2) Try not to let the crystals swing as they may shatter if they hit one another.

A great tip, but since these things get tangled and rest on wire of about 2-3 feet in length and rest about and inch apart this simple was not going to happen!

To be honest the finished light look fabulous and it was worth all the effort!

If you buy one of these (or similar) be aware that there may be significant effort in installing it! The crystals were about an inch in diameter and came individually wrapped in a box about 2 foot square.

If you have one that needs assembling you can always give me a call! I can’t wire it in as I am not a registered electrician, but I can save you the stress, particularly if you don’t have the patience for assembling this sort of fiddly thing!

Dwell Furniture

Monday, July 7th, 2008

Dwell make really stylish and contemporary furniture and I have assembled a lot of it over the last two to three years. They have a few stores in London, Manchester and Birmingham and can be found on line at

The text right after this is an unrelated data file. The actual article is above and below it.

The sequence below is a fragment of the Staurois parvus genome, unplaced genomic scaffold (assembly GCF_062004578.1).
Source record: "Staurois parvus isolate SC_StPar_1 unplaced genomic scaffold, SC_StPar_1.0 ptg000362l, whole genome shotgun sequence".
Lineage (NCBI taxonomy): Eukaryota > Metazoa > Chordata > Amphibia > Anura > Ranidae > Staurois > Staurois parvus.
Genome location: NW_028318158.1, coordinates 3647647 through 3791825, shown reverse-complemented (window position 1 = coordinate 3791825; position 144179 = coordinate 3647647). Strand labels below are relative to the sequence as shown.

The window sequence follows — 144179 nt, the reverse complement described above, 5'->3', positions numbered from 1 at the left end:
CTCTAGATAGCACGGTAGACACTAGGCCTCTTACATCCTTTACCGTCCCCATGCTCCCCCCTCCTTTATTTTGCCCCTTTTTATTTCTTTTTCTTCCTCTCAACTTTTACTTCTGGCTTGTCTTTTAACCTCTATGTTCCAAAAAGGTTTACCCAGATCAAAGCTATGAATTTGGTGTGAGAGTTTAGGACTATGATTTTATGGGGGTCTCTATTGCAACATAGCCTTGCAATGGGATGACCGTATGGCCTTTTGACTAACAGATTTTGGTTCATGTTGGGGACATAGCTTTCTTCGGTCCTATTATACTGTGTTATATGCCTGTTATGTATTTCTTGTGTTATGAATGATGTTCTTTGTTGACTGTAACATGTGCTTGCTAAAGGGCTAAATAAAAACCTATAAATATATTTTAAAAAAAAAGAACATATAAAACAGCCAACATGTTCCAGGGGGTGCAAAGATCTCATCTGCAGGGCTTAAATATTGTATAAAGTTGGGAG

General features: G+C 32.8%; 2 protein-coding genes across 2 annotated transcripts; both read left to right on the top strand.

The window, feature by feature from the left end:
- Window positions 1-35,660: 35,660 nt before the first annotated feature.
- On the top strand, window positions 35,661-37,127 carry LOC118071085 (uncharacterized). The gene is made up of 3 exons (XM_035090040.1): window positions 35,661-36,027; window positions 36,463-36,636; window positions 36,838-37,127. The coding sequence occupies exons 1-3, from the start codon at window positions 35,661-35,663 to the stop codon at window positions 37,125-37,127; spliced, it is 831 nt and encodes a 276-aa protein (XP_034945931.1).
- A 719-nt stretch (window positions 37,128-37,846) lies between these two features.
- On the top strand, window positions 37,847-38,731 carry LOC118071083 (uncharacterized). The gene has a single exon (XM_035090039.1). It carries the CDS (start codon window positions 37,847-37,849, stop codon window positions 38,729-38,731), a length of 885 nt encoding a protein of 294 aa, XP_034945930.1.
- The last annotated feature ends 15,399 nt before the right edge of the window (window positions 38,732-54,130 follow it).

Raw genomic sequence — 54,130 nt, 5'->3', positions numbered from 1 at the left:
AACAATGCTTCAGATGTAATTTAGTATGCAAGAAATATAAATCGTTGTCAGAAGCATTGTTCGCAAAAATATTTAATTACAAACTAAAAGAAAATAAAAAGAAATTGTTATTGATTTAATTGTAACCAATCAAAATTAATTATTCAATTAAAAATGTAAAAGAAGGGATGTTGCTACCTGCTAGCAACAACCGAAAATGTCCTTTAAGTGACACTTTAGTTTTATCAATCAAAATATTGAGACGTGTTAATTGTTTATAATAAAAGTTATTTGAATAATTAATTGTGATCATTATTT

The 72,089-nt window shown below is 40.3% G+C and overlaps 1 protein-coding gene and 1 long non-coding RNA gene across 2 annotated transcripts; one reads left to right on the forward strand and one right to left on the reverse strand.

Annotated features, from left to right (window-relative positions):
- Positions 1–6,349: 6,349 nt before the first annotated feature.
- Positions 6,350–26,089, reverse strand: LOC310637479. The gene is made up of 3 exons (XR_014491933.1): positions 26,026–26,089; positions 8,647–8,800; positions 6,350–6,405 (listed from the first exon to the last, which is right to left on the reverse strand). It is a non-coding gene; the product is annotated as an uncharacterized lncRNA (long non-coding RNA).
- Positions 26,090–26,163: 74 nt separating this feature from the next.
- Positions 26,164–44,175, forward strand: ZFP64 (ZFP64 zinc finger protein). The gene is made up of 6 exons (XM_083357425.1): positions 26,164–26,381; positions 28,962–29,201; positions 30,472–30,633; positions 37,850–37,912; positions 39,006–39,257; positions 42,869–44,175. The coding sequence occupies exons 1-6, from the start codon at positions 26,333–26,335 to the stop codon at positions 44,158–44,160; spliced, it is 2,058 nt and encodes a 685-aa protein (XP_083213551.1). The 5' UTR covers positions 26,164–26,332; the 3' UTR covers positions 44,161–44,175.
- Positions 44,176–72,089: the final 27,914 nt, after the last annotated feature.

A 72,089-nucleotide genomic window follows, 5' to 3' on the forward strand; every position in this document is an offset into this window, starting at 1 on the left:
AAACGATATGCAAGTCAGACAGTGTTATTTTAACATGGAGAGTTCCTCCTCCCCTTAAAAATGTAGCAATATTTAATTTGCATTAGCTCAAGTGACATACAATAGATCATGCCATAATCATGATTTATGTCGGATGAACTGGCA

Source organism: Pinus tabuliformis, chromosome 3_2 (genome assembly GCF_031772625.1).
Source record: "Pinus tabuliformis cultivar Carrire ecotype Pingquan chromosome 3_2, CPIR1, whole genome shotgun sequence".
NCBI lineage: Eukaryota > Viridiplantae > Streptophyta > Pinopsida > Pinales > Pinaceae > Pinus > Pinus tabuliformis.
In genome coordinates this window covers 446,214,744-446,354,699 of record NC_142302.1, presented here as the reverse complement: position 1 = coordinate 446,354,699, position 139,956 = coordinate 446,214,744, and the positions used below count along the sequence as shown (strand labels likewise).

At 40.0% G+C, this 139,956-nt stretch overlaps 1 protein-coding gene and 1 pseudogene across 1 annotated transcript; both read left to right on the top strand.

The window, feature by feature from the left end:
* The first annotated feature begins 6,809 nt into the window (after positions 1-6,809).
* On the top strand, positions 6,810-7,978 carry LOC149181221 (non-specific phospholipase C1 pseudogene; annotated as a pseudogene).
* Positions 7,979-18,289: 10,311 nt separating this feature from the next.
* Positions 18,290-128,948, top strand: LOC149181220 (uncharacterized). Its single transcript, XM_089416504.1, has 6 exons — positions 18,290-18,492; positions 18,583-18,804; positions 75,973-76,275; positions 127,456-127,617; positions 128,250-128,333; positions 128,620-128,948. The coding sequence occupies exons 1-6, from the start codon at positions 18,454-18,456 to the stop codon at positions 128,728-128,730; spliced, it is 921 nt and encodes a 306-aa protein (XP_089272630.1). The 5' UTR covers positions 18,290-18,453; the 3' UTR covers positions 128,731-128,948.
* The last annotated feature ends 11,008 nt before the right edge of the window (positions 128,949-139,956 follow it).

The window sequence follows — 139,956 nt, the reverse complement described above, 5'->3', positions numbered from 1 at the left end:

Most of it goes together very easily however there are some tips to note:


The furniture is heavy, so if you are not reasonably strong and fit don’t try assembling it yourself, especially larger items.


These will take a long time to assemble and care is needed to ensure they look good, especially with the doors, many people have difficult with these.


Some of the shelves have an unusual connector. One guy called Larry phoned me up last year who had been struggling with this for days, he emailed me a picture and it all became clear:

These are about the size of two polo mints stuck together. Although not obvious the plastic part will slide away from the metal part with a little force. Then simply align plastic disk and push it into the shelf. Put the metal lugs in the unit (wardrobe usually) and then place the shelf in. Finally lock the connector together to provide a firm finnish.


Due to the construction these are best assembled on their side, BUT when you stand them up, first lie them on their back.